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Living Behind the Screen

In Mozambique, owning a mosquito net — or not — has made all the difference. Photo: © 2012 World Vision

Today we share with you thoughts from Cory Trenda, the Senior Director of Innovation for World Vision U.S. Major Donor Ministries. Cory shares how sponsorship allowed the heart of his friend to be transformed and brought the reality of malaria home.

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I’m sitting on a screen porch at a lake in Wisconsin.   We are taking a few days away from our visit to Chicago where we are visiting our dearest family friend, who is in the late stages of terminal lymphoma.  This is a chance to renew and refresh and write before our final days together.

The evening cool is gathering here, crickets are in full throat (or whatever they use to make themselves known), the evening light has now emptied from the sky, an occasional still-energetic human voice wafts in, the dark outline of a tiny gnat crawls across my backlit laptop screen.  We watched the burning orange sun set over the lake an hour ago.

This is now the magic hour for which the screen porch was built.  It just sits here most of the time, but now I get to sit enclosed in it and read, or write, enjoy the sounds outside without becoming dinner for the sinister bugs that lurk on the other side.  You see, with all this flat land and standing water, I’m in Mosquito Heaven.

I was enjoying the cacophony outside my cocoon a few minutes ago when I received an unusual email from my friend John: “I’d appreciate you and Janet saying a prayer for this little one. Thank you for all the healing work you have done around this suffering world. Bless you!”  Below that was a link to his blog page with a short entry.  Through another child sponsorship agency he has supported for some 30 years, he was now sponsoring Meta, a little girl in Guinea-Bissau, West Africa.  He was stunned to receive a letter today that she has died of malaria, two months before her eighth birthday.  He went on to lament, “...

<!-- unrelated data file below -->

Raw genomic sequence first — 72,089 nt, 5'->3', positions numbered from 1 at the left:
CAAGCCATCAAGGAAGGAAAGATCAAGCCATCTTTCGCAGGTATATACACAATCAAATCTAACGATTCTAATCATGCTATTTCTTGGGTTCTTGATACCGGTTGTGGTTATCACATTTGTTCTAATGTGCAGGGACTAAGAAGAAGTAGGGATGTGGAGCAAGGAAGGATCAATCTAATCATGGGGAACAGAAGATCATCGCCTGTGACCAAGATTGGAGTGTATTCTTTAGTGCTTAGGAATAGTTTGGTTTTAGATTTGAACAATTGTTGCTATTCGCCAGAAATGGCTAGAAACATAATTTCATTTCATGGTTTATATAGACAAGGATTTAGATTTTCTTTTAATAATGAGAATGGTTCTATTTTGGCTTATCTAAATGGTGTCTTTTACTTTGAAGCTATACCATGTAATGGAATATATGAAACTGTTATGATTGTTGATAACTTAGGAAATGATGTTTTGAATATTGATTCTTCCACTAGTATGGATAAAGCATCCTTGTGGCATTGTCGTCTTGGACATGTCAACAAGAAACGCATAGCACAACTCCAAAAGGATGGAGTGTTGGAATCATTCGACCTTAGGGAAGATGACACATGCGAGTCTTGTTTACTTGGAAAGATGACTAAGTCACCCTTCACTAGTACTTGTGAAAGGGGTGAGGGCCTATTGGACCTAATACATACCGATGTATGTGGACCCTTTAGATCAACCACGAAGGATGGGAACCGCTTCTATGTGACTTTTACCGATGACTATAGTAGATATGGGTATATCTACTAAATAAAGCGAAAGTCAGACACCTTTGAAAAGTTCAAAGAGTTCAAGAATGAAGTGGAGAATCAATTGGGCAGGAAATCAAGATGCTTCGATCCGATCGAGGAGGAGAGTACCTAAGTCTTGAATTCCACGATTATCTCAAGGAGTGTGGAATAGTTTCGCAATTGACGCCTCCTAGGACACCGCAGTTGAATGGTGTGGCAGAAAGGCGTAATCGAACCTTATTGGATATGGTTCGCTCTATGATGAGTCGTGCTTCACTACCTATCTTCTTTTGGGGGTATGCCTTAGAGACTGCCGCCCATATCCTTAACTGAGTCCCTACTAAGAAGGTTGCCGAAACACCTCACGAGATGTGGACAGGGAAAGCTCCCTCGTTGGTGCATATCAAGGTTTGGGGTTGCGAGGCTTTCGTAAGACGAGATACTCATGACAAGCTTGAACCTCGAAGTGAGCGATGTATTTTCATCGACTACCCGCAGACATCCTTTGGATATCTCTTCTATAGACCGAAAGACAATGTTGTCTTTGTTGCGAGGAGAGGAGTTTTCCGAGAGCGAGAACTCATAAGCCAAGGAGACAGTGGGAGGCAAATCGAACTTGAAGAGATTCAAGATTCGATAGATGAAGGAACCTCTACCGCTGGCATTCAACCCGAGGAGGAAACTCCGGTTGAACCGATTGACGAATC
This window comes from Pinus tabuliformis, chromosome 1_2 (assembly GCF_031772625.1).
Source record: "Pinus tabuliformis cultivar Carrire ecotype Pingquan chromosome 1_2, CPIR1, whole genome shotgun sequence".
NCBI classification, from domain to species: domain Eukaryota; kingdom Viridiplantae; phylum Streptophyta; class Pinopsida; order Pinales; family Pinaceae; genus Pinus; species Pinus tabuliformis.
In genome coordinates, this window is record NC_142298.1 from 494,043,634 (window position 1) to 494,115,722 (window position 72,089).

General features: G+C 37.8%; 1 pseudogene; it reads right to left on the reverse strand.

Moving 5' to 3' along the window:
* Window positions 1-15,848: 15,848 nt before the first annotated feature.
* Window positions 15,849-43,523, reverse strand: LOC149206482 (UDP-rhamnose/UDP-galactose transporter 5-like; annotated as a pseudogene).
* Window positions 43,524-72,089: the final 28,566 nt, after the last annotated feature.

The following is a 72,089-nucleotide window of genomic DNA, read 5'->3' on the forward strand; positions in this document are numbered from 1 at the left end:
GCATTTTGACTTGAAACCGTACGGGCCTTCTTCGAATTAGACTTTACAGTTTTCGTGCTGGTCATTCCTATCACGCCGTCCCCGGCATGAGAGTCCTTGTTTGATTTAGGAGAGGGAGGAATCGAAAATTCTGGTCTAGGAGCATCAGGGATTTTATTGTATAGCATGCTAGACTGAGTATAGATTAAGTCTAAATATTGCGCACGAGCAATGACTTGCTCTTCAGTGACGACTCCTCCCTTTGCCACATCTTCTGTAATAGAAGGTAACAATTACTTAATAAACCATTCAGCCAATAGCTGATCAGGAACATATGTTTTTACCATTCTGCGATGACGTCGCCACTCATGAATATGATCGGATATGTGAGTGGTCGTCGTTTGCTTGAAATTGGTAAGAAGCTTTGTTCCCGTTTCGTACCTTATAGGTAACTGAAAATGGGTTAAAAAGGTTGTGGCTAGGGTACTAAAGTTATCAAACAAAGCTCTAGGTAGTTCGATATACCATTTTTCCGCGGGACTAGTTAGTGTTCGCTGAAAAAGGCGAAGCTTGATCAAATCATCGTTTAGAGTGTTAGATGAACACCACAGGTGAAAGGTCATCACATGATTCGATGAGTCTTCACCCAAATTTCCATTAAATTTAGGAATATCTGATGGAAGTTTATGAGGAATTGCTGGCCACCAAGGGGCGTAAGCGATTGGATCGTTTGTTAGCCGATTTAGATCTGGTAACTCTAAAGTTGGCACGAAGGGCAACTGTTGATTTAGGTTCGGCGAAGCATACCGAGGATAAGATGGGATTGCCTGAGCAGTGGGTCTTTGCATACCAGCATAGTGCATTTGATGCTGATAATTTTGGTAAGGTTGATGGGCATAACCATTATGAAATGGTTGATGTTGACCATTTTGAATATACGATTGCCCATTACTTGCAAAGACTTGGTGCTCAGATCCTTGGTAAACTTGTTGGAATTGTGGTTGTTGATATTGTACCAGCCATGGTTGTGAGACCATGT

I have Meta’s picture but had never gotten around to writing. It was something I planned to do tomorrow. Today’s letter from [the organization’s] always efficient and gracious staff left me feeling desolate and ashamed. I’ve written back offering to sponsor another child in the same community. But no one can replace Meta. For her, I’m forever a day late. Sometimes all we can do is give thanks for the opportunity to do better.”

Needless to say, my serenity on the screen porch was immediately pierced through by the story…just the simple tragedy of a singular little girl whom few people would ever know.  But for that sponsorship connection and John’s willingness to send in $30 each month, he would never have encountered her.

Sponsorship can seem so happy and simple.  How nice that as a sponsor I can give a few dollars each month through automatic credit card deduction and have this relationship that the organization mostly handles for me, almost like having a spouse or assistant who makes me look good by sending flowers on my behalf when it’s a loved one’s birthday. They make it so easy for me, and as long as I send in my check I can feel that my life and the life of my sponsored child are interconnected, and to some degree they are connected.

But then a tragedy like this happens, a one-page letter becomes ice water in the face, and we realize we are still oceans apart in our experience of the world, our rights, our opportunities. It’s absurd that a million little kids die every year of malaria on the same planet where I live. I’m writing from Mosquito Headquarters here in Wisconsin, and NOBODY here will die of malaria. Why? Malaria was a major killer in America 150 years ago, but we eliminated it.  That happened mainly through widespread spraying of DDT, which for several reasons—many of them relating to global economics of the choices you and I make as consumers—is not an option today.

It’s tragic.  It’s complicated, and I’m no expert.  But in the meantime, the unevenness–the unfairness–of the world in which I live in and in which Meta lived for a few years leads to numbing letters like the one my friend received today, giving us a piercing glimpse behind the curtain, to the world outside the screen.

Screens, like the new mosquito nets we use in malarial regions, help a lot.  But the truth is, there are no malaria-infected mosquitoes on the other side of this patio screen.  I might get plenty of bites, but none of them would kill me.  Decades ago, we broke the larva’s life-cycle once for all here, and every year the dividend in human lives saved grows by leaps and bounds.

That this was not a viable option for Meta and her community is just a small part of the tragedy and unevenness of our lives on this earth.  And there is nothing at all in this inequality that pleases the heart of God.

So yes, John; I’ll pray for this little one.  I’m sorry for little Meta, sorry for you, sorry for Meta’s family… sorry for the Kingdom that is not yet come.

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